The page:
Pink! (mostly this is about cranberries and beets, pickled a/o roasted)
posted by janell at 9:31 PM on November 21, 2010

Just celebrated the 4th annual Friendsgiving, which started when I lived in London. It was exceedingly difficult for me to find a turkey that was large enough - I had 20 people, hence 25 lb bird today. 2 pounds per person is probably overkill, but if you keep it between 1-1.5lb you'll be fine.

Feel free to memail me and I'll send over delicious recipes for stuffing, mashed potatoes, etc. Very traditional American midwestern.

As for the turkey: just take a stick or two of butter, soften it, and rub it on the outside (after rinsing and salting the cavities). Forget that brining bullshit, as long as you cook it the right amount of time, your homemade butterball will be the best turkey ever.
posted by awesomebrad at 9:32 PM on November 21, 2010 [1 favorite]

And I meant to say: your #1 priority is to start calling around to supermarkets to find a turkey. I could only find one at Whole Foods Kensington, the only one outside the United States. Maybe there's a supermarket that caters to Americans? Or a butcher or other specialty shop. Be prepared to pay through the nose.
posted by awesomebrad at 9:34 PM on November 21, 2010

Does the local supermarket stock turkey? I'd go and check. If not have a chat to your friendly local butcher. They'll also have tips on how to cook it.

As an Aussie, I'd love to be invited to Thanksgiving so I could eat American food. Sweet potato as a dessert? Crazy, but I wants me some of that.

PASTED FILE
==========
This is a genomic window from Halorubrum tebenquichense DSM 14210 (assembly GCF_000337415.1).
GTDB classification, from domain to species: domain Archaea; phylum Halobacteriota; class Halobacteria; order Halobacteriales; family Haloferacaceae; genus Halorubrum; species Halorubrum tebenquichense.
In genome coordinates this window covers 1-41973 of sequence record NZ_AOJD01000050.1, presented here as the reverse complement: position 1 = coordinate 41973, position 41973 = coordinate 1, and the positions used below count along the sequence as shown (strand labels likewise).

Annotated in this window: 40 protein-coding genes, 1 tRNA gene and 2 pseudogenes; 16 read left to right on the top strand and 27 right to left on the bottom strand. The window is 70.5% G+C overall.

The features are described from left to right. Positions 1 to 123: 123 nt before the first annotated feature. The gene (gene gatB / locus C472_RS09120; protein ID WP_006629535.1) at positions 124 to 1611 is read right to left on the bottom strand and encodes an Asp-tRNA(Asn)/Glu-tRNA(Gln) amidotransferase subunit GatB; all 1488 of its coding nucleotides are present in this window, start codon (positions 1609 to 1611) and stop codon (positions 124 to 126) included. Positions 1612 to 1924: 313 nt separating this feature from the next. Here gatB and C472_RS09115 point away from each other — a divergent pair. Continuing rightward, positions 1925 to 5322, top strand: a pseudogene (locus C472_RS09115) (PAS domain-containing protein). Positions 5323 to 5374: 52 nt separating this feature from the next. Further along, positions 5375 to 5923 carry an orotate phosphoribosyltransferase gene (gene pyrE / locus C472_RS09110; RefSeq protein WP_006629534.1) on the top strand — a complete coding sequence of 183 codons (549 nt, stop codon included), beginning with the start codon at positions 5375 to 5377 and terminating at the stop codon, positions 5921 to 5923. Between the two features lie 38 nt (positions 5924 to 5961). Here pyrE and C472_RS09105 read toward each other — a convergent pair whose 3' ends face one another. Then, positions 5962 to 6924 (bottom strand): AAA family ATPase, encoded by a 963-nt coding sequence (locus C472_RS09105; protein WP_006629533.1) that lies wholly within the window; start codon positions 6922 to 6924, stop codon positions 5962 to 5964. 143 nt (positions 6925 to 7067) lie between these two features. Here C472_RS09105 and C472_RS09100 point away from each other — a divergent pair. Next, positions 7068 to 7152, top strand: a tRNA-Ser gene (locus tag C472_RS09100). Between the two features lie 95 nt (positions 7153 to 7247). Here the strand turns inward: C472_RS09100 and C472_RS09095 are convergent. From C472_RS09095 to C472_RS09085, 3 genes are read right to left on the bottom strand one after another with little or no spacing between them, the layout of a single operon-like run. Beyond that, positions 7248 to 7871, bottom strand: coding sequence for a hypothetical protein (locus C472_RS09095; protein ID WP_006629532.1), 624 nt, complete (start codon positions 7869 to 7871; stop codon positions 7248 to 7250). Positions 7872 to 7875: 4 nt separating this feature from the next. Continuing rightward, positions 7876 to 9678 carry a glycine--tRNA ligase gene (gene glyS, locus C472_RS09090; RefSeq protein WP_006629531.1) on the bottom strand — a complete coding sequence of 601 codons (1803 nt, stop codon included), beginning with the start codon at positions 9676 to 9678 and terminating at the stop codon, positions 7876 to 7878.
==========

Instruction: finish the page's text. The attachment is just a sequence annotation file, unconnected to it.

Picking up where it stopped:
Delegation is the key, I'm sure your guests will not mind bringing a plate. The fact that they've got a thanksgiving theme might make it bit easier. As brookeb says assign them starters/side dishes/dessert/drinks.

And have fun!!

More ideas here
posted by WayOutWest at 9:36 PM on November 21, 2010

Perhaps a tram ride to a bigger store would fix the issue.

I'd probably hit up the safeway in Carlton.
posted by pompomtom at 9:37 PM on November 21, 2010

Does Costco stock turkey? I can't recall.
Might be worth calling them and then calling friends who have a membership if you don't.
posted by WayOutWest at 9:38 PM on November 21, 2010

I saw frozen turkeys at the Coles in Fitzroy the other day...just make sure you give them enough time to thaw! (buy 2 days in advance and thaw in fridge)
posted by emd3737 at 9:47 PM on November 21, 2010

Have you tried Vic Market for turkeys? There are a couple of poultry shops in the deli section that sell a range of poultry (I've bought turkey steaks there -- they may have whole turkey this time of year?). They may (maybe possibly) do organic too.
posted by prettypretty at 9:54 PM on November 21, 2010